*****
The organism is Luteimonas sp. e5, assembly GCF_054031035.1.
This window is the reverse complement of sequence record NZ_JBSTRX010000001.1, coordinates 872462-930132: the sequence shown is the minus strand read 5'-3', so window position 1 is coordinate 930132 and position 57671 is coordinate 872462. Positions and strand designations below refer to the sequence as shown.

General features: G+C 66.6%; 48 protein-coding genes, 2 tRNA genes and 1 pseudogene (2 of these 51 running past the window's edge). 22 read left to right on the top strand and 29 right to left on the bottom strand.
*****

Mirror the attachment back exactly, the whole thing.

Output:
The organism is Luteimonas sp. e5, assembly GCF_054031035.1.
This window is the reverse complement of sequence record NZ_JBSTRX010000001.1, coordinates 872462-930132: the sequence shown is the minus strand read 5'-3', so window position 1 is coordinate 930132 and position 57671 is coordinate 872462. Positions and strand designations below refer to the sequence as shown.

General features: G+C 66.6%; 48 protein-coding genes, 2 tRNA genes and 1 pseudogene (2 of these 51 running past the window's edge). 22 read left to right on the top strand and 29 right to left on the bottom strand.